Protected Activity: When is a workplace complaint legally protected?

According to the Equal Employment Opportunity Commission (EEOC), retaliation is the most frequently alleged basis of discrimination, and retaliation claims are certainly one of the claims our firm files most often on behalf of our clients. However, not all statements or complaints by employees are legally protected under the major federal anti-discrimination statutes: Title VII of the Civil Rights Act, Americans with Disabilities Act (ADA), and Age Discrimination in Employment Act (ADEA).

The first hurdle in establishing a retaliation claim is showing that the employee engaged in a protected activity. This requirement leads to two questions: What is protected activity? And perhaps more important, what is not considered protected activity under the law?

As a starting point for answering the first question, the EEOC has issued the following non-exhaustive list of what constitutes protected activity:

  • Filing or being a witness in an EEOC charge, complaint, investigation, or lawsuit;
  • Complaining of discrimination to a supervisor or manager (I would add complaining of discrimination to Human Resources to this list);
  • Participating in an investigation of discrimination or harassment by your employer;
  • Requesting accommodations for a disability or for a religious practice;
  • Resisting sexual advances in the workplace, or intervening to protect coworkers from the same;
  • Refusing to follow orders that would result in discrimination; and 
  • Asking about salary information of managers or coworkers to uncover potentially discriminatory wages.

Most of these are relatively straightforward, but I frequently get pushback from employers when my client’s retaliation claim is based on an internal complaint of discrimination. As I said above, not all complaints are legally protected. For example, complaining to Human Resources or coworkers that the supervisor is mean, hard to get along with, or just simply doesn’t like the employee is not going to be considered a protected activity under the law. However, if instead the complaint is that the supervisor doesn’t like the employee because of his race, age, gender, disability, etc., that would be considered a protected activity for retaliation purposes. A complaint that the employee doesn’t agree with a disciplinary action or performance evaluation is not going to be considered a protected activity, but if the employee’s complaint connects the disciplinary action or performance evaluation to a prior complaint of discrimination, that would be an additional protected activity by the employee.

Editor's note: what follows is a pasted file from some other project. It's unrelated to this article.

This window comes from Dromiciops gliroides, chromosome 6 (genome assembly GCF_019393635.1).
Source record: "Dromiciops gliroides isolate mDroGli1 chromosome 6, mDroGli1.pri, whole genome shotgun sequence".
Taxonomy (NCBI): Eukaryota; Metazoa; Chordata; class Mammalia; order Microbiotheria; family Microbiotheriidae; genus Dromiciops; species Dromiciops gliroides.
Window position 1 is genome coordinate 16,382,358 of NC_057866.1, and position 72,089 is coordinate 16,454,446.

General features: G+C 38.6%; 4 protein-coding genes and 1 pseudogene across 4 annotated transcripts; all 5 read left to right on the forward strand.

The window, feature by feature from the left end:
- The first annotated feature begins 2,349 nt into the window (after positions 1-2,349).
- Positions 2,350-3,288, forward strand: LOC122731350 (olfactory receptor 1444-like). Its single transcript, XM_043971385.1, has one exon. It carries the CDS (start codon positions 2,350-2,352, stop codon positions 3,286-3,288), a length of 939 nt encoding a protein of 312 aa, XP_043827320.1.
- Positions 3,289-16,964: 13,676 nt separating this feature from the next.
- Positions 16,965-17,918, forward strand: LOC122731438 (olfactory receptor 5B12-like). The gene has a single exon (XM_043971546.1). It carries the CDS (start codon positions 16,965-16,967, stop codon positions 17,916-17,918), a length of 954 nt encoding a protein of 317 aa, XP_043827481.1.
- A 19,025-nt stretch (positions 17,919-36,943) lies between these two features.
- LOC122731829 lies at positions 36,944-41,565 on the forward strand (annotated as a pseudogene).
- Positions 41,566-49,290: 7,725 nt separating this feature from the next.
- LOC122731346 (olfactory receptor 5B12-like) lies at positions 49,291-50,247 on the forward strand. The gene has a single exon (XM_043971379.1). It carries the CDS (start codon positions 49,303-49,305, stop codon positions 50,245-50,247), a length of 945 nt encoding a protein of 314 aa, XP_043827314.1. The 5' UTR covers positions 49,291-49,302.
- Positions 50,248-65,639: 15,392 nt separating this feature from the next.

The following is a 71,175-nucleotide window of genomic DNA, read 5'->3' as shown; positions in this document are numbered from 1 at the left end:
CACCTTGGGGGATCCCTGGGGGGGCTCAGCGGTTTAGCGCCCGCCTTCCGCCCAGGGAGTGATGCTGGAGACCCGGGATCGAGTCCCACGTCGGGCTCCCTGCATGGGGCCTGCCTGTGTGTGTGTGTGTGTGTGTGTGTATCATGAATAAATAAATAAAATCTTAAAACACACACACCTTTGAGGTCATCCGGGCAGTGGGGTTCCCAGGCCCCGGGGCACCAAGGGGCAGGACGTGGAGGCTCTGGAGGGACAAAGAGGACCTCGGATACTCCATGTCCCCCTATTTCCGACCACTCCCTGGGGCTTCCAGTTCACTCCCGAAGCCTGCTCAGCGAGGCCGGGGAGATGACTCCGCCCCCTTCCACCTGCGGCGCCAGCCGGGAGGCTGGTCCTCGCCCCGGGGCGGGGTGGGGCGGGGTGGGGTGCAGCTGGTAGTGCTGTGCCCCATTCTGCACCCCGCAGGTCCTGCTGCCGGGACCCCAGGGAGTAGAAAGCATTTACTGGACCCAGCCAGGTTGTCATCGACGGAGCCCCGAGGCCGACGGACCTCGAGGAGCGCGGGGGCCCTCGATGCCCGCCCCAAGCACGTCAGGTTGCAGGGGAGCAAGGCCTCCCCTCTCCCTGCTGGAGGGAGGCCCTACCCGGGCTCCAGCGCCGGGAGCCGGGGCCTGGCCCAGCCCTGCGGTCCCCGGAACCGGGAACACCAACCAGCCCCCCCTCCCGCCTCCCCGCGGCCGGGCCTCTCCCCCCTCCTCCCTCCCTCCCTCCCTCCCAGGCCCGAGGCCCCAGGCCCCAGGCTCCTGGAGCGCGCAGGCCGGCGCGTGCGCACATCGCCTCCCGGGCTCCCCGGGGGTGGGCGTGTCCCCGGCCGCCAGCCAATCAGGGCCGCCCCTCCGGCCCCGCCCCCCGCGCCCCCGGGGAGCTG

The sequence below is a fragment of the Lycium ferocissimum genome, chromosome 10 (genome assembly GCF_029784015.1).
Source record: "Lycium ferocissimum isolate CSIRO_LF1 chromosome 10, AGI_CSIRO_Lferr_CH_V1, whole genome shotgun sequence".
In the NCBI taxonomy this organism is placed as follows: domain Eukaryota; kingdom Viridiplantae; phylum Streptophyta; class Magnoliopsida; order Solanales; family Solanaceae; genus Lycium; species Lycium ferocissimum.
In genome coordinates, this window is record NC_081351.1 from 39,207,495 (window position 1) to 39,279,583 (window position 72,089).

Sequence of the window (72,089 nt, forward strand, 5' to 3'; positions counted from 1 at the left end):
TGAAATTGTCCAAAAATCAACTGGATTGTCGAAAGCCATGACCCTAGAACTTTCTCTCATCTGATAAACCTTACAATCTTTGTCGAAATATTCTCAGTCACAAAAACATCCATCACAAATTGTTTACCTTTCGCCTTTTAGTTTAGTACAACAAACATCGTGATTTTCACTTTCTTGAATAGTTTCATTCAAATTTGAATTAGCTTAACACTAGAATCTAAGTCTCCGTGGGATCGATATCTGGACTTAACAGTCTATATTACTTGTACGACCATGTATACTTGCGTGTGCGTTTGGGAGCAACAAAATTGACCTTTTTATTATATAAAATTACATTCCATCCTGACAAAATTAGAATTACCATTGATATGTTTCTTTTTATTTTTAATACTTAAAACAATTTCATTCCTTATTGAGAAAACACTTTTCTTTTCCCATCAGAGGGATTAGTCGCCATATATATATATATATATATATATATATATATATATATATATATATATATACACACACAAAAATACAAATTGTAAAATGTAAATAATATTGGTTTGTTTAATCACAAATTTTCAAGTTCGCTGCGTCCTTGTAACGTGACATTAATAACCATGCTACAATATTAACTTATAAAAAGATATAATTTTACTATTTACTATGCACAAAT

Another common complaint I see employees making to their employer is that their manager/supervisor treats them differently than their coworkers. For example, an employee may complain that his supervisor disciplines him more frequently than others or is harder on him than his coworkers. Complaints like this fall into a bit of a gray area on the issue of protected activity. In this situation, it’s important to consider whether the particular workforce is diverse with respect to race, gender, etc., or predominated by one more than the other. For example, a female firefighter who works at a fire station with only male firefighters who complains that she is being treated differently will have an easier time establishing that she engaged in a protected activity than a female employee who works in an office that is equally staffed with men and women.

What is the key takeaway from all of this? The more specific the complaint of discrimination is the more likely it is to be viewed as a protected activity under the relevant anti-retaliation statutes.  

If a person feels they have been subjected to discrimination or retaliation, they should consult with an attorney regarding potential representation immediately, especially because urgent time limitations may affect the potential claims.

  • Elizabeth Millender

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